Stock Returns and Social Security: No Economist Left Behind

Shortly after he won the 2004 election, President Bush said that he had just gained some political capital and that he intended to now use it. The task at hand was privatizing Social Security. Bush’s team claimed that he could give workers a much better deal if they just put their money in private accounts rather than using Social Security’s old-fashioned one-size-fits-all model.

There were many good reasons to oppose going this route. The individual accounts would add a large element of risk in what is supposed to be workers’ core retirement income. They would also increase the administrative costs of the system by an order of magnitude. But the big potential attraction to many people who were not especially political was the promise of getting a much higher benefit on average from investing their money in the stock market. This promise of a higher return in the stock market in turn rested on the assumption that stocks would provide a 7.0 percent real return, their historic average.[9]

The problem with this assumption is the price to earnings ratios in the stock market were far above their historic average. This meant that, given the profit growth assumptions that are implicit in the Social Security trustees GDP and wage growth assumptions, it would be impossible for stocks to provide their historic rate of return going forward.

Arguing this point directly on its merits required more attention from reporters and people in policy positions than they were prepared to sacrifice; so we came up with a better way to make the point. We developed the “no economist left behind test.”[10] The test is very simple. Stock returns are the sum of capital gains and dividend payouts. That’s it; there is nothing else to enter into the mix. Based on this fact, the test asked economists to write down decade by decade averages for dividend yields and capital gains that would add up to give their 7.0 percent real return over Social Security’s 75-year forecasting horizon.

This was a simple way to show the 7.0 percent assumption was nonsense. Either price to earnings ratios would have to rise into the hundreds or it would be necessary to have stories of the whole corporate sector paying out more than their 100 percent of their after-tax profits in dividends. No self-respecting economist wanted to be associated with either of these positions.

We first posted this challenge on our website, however we were already in the early days of the blogosphere. Many progressive econ bloggers soon picked it up. This led to howls of anguish and outrage by conservatives. Some threw in the towel and acknowledged that it could not be done. Others wanted to change the assumptions so that we had more rapid GDP growth or a shift in income from wages to profits.

Finally Paul Krugman blasted the test into the national debate with a column in early February.[11] This exposed the fact that the privatizers were essentially just making up numbers. By showing there was no pot of gold in the private accounts, we were able to take the money out of it for typical workers. This drove home the point that there was no real potential for gain with privatization along the lines being proposed, just additional risk. This helped prevent the privatization plan from gaining any momentum. By the spring, most Republican members of Congress were running away from privatization as fast as they could.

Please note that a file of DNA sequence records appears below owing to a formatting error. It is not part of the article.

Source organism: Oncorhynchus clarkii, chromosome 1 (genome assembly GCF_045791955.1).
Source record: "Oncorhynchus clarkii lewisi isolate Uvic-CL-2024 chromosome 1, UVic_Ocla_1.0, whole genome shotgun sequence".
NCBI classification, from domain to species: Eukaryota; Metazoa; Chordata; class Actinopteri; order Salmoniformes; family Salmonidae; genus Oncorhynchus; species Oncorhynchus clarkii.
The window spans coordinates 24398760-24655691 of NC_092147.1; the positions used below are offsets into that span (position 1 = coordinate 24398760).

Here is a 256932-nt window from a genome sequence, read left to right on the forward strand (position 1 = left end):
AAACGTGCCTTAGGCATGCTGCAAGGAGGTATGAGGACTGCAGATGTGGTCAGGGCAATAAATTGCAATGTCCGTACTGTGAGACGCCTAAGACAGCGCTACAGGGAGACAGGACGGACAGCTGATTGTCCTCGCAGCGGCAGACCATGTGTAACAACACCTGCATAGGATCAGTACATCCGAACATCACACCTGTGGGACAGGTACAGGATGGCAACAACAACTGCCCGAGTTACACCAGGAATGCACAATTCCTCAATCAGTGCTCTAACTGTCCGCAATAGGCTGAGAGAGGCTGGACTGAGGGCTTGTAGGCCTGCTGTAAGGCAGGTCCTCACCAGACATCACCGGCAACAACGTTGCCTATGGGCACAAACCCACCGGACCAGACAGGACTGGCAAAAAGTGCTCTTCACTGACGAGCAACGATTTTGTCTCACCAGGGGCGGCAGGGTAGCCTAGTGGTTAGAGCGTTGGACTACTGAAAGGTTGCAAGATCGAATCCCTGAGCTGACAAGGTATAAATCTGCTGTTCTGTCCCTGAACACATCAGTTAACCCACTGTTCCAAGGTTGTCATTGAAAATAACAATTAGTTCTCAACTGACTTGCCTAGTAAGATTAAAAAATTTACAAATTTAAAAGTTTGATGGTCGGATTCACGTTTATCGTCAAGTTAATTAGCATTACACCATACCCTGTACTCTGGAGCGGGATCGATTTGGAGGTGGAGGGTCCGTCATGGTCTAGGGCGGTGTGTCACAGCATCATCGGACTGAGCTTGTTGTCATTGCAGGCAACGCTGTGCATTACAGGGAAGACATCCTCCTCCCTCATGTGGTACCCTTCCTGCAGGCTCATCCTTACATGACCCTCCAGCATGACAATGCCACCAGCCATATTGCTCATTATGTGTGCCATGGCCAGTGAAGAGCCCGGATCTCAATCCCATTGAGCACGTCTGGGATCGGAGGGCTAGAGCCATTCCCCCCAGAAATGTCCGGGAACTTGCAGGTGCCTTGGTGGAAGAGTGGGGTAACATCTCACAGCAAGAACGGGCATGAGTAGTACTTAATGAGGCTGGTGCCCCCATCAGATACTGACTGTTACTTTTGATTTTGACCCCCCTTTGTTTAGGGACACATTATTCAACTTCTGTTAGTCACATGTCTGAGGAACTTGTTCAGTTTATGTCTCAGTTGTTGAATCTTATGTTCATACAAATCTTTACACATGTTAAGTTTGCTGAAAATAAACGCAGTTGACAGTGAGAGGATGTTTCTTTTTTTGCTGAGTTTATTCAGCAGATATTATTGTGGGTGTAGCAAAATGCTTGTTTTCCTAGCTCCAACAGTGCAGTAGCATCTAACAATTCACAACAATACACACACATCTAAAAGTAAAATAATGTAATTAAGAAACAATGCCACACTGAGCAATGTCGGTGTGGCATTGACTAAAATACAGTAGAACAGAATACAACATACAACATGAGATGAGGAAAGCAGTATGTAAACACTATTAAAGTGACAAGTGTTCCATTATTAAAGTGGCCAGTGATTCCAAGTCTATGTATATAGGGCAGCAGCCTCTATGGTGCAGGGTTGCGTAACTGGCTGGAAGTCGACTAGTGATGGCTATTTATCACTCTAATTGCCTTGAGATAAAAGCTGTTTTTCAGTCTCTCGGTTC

Exploding Deficits and Health Care Costs

The deficit hysteria business is a major growth industry in Washington. Politicians have always been anxious to exploit public fears over borrowing; but the burgeoning industry of groups dedicated to highlighting the threat posed by deficits and debt largely owes its existence to Peter Peterson. Peterson made his fortune as the founder of the Blackstone, one of the country’s largest private equity companies. Over the last quarter century Peterson has started and/or funded a large set of organizations that focused on promoting concerns over deficits, including the Concord Coalition, the Committee for a Responsible Federal Budget, and Fix the Debt.

The basis for the hysteria stems largely from projections that show rapidly rising health care costs increasing government spending though programs like Medicare and Medicaid. The impact is hugely magnified with the assumption that revenues are never increased so that we get an exploding cycle of debt and deficits. To heighten anxieties these shortfalls are always expressed in the trillions of dollars rather than as a share of GDP. This only makes sense as a strategy to promote fear since virtually no one can make any sense of a deficit of $200 trillion over the infinite horizon. The deficit hawks also like to lump in Social Security with the health care programs to imply that the issue is one of an aging population rather than a broken health care system.

This is one of those great cases where a simple bar chart goes very far towards telling the basic story of why their deficit concerns should not be taken seriously. The projections from the Social Security and Medicare trustees give us an exact amount that we would have to raise taxes in order to keep both programs fully funded. Going three decades out to 2045 the projections show that we would have to raise the payroll tax by a total of 4.97 percentage points to keep both programs fully funded.[12] By comparison the Social Security trustees project that the average real wage will be more than 57 percent higher in 2045.[13] However, if we continue to see the same pattern of upward redistribution as we have seen in the years since 1980, then most workers will see little or none of the gains from this wage growth. All the benefits from growth will go to those in the top half of the wage distribution; with those at very top getting a grossly disproportionate share of the gains.